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116
votes
39answers
34k views

Most interesting mathematics mistake?

Some mistakes in mathematics made by extremely smart and famous people can eventually lead to interesting developments and theorems, e.g. Poincaré's 3d sphere characterization or the search to prove ...
49
votes
5answers
6k views

Changing field of study post-PhD

I am doing my PhD in algebraic graph theory, for not much more reason than that was what was available. However, I love deep structure and theory in mathematics, and I do not particularly want to be ...
56
votes
6answers
7k views

Still Difficult After All These Years

I think we all secretly hope that in the long run mathematics becomes easier, in that with advances of perspective, today's difficult results will seem easier to future mathematicians. If I were ...
34
votes
9answers
4k views

Dimensional Analysis in Mathematics

Is there a sensible and useful definition of units in mathematics? In other words, is there a theory of dimensional analysis for mathematics? In physics, an extremely useful tool is the Buckingham Pi ...
47
votes
6answers
5k views

Does a referee have to check carefully the proof ?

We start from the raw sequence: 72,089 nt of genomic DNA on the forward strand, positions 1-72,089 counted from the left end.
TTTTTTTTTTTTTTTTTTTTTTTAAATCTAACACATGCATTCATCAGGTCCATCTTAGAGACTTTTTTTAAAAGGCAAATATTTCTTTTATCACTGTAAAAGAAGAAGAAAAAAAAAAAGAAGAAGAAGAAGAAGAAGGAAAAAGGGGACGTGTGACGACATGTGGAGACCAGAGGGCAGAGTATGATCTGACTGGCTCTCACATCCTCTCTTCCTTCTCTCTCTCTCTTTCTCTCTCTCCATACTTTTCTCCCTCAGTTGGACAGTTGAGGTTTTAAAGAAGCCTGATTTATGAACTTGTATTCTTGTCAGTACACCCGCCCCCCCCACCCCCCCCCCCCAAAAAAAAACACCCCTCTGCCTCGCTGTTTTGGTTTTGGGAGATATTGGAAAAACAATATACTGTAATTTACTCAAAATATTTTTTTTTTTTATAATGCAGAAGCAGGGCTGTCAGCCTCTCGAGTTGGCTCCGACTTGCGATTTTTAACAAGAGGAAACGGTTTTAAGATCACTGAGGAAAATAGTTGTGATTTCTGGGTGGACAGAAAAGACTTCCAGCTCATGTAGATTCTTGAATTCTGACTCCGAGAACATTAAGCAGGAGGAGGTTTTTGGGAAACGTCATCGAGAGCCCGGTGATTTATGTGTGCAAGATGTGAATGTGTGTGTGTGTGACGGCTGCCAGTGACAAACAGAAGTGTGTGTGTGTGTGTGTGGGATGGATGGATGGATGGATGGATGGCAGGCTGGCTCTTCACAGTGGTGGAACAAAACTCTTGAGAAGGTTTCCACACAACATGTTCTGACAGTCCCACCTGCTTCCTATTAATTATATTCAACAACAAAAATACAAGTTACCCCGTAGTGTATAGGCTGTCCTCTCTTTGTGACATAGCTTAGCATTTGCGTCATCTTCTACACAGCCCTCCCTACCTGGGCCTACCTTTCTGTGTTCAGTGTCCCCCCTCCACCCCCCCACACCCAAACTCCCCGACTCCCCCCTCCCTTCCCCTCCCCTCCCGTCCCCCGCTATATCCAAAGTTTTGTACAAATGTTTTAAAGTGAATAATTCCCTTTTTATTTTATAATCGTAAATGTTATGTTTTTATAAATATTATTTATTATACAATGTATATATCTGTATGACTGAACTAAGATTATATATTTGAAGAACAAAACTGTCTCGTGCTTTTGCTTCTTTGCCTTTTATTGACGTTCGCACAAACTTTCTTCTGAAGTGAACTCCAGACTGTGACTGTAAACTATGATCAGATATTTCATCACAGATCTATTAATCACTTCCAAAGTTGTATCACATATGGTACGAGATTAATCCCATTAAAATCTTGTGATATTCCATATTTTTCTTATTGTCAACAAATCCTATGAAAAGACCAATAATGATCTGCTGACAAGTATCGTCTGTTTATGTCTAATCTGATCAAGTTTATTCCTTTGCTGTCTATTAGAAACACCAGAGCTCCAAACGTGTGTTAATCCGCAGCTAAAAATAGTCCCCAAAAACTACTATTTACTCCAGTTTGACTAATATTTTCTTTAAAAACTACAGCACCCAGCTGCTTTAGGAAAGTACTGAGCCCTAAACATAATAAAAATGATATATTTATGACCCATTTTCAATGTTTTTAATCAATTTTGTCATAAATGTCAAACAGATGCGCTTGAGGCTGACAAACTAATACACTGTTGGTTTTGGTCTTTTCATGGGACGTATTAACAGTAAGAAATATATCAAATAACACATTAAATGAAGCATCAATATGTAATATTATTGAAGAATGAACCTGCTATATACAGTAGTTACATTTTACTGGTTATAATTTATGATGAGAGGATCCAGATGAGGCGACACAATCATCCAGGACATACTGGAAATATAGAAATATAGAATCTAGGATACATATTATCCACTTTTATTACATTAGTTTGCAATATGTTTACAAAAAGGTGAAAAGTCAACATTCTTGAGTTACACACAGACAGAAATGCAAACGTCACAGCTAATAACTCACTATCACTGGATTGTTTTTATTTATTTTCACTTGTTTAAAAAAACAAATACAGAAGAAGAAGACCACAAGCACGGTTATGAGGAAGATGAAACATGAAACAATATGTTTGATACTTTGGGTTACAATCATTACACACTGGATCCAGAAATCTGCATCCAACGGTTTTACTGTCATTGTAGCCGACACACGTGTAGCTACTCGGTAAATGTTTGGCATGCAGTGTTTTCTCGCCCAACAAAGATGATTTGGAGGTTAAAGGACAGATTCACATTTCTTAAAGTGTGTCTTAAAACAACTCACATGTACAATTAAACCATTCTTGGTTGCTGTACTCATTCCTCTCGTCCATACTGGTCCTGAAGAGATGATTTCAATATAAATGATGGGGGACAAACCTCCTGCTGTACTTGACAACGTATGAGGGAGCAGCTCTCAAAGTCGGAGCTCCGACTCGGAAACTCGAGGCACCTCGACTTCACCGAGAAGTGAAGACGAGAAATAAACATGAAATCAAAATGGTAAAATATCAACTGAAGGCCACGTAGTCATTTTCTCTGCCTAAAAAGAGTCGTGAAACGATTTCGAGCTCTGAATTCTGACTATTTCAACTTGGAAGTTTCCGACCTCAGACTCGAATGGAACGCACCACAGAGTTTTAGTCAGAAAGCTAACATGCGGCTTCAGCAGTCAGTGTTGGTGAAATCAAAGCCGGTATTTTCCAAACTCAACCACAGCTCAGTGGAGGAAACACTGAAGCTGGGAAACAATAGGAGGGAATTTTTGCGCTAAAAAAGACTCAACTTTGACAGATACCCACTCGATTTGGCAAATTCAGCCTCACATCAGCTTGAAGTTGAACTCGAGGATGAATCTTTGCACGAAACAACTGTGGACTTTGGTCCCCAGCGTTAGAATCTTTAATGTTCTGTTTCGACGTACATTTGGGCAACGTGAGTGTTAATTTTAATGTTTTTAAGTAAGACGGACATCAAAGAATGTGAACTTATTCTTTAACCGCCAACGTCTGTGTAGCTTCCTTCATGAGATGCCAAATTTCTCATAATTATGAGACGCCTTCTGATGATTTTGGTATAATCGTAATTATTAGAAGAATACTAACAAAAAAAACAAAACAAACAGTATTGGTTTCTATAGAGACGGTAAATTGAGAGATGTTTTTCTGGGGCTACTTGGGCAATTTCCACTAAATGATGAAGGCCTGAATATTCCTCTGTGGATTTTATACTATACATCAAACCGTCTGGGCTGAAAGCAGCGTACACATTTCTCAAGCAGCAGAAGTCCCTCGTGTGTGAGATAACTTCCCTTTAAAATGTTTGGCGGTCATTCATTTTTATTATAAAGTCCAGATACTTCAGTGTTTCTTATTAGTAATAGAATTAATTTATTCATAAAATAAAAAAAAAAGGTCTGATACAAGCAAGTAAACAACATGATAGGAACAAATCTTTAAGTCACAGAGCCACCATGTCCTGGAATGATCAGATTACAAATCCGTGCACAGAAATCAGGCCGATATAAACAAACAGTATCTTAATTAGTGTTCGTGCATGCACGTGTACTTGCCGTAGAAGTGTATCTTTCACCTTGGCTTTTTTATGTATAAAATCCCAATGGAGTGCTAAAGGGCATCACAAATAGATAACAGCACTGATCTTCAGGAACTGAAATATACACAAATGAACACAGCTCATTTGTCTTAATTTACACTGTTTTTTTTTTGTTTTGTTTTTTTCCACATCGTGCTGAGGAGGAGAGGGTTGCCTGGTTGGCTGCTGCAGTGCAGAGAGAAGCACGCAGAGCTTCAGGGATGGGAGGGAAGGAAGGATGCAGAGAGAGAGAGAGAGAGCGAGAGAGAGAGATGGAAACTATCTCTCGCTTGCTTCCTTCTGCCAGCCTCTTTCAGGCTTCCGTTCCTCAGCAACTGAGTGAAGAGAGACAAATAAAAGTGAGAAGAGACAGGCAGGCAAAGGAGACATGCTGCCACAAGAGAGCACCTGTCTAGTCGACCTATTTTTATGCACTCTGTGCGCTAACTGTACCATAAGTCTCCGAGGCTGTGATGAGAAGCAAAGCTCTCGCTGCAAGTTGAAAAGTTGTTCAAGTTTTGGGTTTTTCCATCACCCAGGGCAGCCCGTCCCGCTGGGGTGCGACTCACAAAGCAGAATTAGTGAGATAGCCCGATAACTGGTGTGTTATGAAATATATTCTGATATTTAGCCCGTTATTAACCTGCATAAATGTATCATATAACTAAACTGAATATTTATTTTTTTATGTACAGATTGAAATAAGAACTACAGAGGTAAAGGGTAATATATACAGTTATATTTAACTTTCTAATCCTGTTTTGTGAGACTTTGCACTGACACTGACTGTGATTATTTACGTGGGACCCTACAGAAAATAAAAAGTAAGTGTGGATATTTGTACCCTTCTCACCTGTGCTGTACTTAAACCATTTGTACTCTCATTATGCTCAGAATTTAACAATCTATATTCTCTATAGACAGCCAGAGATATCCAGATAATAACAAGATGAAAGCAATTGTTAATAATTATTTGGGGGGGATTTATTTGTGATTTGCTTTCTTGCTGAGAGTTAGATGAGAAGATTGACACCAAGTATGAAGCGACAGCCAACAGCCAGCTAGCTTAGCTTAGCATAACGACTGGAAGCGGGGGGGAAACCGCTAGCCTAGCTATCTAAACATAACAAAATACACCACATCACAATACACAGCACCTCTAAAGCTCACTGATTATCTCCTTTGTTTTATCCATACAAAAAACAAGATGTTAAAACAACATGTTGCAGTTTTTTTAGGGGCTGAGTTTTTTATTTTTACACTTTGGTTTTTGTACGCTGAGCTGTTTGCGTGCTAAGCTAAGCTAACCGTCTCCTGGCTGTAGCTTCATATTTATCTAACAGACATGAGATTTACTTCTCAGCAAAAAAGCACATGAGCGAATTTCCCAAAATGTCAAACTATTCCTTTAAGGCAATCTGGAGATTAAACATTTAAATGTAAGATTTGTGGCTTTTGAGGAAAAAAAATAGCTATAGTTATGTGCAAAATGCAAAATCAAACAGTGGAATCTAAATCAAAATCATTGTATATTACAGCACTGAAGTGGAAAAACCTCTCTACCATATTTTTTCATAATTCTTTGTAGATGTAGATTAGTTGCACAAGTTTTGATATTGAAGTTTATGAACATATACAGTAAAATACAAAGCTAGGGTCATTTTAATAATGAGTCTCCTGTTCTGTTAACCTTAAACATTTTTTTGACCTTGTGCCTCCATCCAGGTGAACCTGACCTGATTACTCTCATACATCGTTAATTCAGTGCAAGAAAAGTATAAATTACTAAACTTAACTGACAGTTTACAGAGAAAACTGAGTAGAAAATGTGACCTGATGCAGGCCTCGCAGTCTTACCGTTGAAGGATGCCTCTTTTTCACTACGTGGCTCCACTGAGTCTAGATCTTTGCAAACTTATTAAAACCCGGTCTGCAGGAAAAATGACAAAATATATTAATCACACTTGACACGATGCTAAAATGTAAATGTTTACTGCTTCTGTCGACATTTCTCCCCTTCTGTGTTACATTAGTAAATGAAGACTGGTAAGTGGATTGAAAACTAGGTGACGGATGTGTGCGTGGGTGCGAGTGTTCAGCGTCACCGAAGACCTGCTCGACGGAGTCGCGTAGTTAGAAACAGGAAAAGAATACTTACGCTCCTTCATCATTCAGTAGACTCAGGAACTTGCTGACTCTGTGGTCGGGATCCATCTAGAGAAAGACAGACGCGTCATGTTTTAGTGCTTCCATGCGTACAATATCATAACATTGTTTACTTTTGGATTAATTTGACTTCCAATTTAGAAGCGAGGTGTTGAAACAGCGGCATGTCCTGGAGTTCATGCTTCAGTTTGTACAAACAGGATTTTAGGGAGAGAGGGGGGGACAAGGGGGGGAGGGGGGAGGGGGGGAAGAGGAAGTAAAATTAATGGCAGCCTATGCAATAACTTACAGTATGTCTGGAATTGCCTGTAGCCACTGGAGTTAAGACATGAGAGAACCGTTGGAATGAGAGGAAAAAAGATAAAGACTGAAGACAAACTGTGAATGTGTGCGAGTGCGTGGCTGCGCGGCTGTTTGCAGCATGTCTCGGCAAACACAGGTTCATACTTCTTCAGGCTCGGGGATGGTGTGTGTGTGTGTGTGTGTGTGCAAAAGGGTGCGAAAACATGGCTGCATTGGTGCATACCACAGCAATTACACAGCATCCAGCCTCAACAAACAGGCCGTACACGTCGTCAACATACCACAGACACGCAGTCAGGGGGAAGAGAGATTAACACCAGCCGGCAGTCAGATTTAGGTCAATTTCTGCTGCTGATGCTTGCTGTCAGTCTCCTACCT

I have always checked very carefully the papers I was refereeing when I wanted to suggest "accept". Actually I spend almost as much time checking the maths of a paper I referee than checking the maths ...
94
votes
94answers
12k views

What would you want to see at the Museum of Mathematics?

EDIT (30 Nov 2012): MoMath is opening in a couple of weeks, so this seems like it might be a good time for any last-minute additions to this question before I vote to close my own question as "no ...
116
votes
16answers
16k views

When should a supervisor be a co-author?

What are people's views on this? To be specific: suppose a PhD student has produced a piece of original mathematical research. Suppose that student's supervisor suggested the problem, and gave a few ...
45
votes
19answers
6k views

Are there proofs that you feel you did not “understand” for a long time?

Perhaps the "proofs" of ABC conjecture or newly released weak version of twin prime conjecture or alike readily come to your mind. These are not the proofs I am looking for. Indeed my question was ...
63
votes
10answers
7k views

Have you solved problems in your sleep?

I have hit upon major (for me—relative to my trivial accomplishments) insights in my research in various sleep-deprived altered states of consciousness, e.g., long solo car-drives extending ...
35
votes
33answers
4k views

Structures that turn out to exhibit a symmetry even though their definition doesn't

Sometimes (often?) a structure depending on several parameters turns out to be symmetric w.r.t. interchanging two of the parameters, even though the definition gives a priori no clue of that symmetry. ...
16
votes
2answers
1k views

What are the applications of operator algebras to other areas?

Question: What are the applications of operator algebras to other areas? More precisely, I would like to know the results in mathematical areas outside of operator algebras which were proved by ...
32
votes
6answers
3k views

Negative impact of wrong or non-rigorous proofs